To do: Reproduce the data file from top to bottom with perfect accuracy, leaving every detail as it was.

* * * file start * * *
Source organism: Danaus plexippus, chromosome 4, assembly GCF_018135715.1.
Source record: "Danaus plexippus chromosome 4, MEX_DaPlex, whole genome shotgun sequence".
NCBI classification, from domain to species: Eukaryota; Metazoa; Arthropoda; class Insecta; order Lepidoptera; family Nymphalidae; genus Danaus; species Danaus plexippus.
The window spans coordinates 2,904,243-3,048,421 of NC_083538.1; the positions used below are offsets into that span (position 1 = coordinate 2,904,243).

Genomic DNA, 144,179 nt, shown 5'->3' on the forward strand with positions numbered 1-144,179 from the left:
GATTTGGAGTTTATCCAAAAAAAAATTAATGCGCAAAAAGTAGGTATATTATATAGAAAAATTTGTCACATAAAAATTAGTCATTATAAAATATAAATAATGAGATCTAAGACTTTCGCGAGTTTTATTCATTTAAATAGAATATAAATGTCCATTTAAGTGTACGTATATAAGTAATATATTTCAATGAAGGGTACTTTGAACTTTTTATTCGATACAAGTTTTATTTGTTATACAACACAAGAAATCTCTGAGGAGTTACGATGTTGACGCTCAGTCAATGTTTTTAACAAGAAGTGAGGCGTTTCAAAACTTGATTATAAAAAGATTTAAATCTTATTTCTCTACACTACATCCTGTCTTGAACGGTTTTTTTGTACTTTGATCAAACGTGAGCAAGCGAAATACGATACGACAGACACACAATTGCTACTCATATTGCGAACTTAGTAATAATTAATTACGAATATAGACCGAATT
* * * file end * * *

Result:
Source organism: Danaus plexippus, chromosome 4, assembly GCF_018135715.1.
Source record: "Danaus plexippus chromosome 4, MEX_DaPlex, whole genome shotgun sequence".
NCBI classification, from domain to species: Eukaryota; Metazoa; Arthropoda; class Insecta; order Lepidoptera; family Nymphalidae; genus Danaus; species Danaus plexippus.
The window spans coordinates 2,904,243-3,048,421 of NC_083538.1; the positions used below are offsets into that span (position 1 = coordinate 2,904,243).

Genomic DNA, 144,179 nt, shown 5'->3' on the forward strand with positions numbered 1-144,179 from the left:
GATTTGGAGTTTATCCAAAAAAAAATTAATGCGCAAAAAGTAGGTATATTATATAGAAAAATTTGTCACATAAAAATTAGTCATTATAAAATATAAATAATGAGATCTAAGACTTTCGCGAGTTTTATTCATTTAAATAGAATATAAATGTCCATTTAAGTGTACGTATATAAGTAATATATTTCAATGAAGGGTACTTTGAACTTTTTATTCGATACAAGTTTTATTTGTTATACAACACAAGAAATCTCTGAGGAGTTACGATGTTGACGCTCAGTCAATGTTTTTAACAAGAAGTGAGGCGTTTCAAAACTTGATTATAAAAAGATTTAAATCTTATTTCTCTACACTACATCCTGTCTTGAACGGTTTTTTTGTACTTTGATCAAACGTGAGCAAGCGAAATACGATACGACAGACACACAATTGCTACTCATATTGCGAACTTAGTAATAATTAATTACGAATATAGACCGAATT